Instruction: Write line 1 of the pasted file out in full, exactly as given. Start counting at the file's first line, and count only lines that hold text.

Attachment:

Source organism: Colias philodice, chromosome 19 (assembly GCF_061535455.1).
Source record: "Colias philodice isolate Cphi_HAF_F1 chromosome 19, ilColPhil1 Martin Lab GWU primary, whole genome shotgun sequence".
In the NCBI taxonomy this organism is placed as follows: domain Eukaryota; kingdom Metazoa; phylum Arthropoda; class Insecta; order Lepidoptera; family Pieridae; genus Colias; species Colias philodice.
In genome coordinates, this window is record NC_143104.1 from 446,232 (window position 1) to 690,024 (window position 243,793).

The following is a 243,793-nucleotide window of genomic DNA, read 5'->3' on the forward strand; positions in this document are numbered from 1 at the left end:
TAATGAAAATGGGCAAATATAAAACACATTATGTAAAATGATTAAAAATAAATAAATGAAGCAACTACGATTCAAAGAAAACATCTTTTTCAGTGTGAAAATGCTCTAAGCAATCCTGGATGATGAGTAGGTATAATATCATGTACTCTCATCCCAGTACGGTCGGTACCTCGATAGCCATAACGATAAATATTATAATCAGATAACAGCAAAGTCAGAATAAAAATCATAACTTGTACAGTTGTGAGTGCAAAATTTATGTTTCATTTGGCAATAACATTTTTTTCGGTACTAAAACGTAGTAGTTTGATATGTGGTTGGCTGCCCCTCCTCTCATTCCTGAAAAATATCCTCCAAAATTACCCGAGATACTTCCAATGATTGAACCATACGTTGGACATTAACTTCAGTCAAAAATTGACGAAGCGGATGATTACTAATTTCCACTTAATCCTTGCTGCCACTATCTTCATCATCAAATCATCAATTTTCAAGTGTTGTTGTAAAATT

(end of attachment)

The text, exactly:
Source organism: Colias philodice, chromosome 19 (assembly GCF_061535455.1).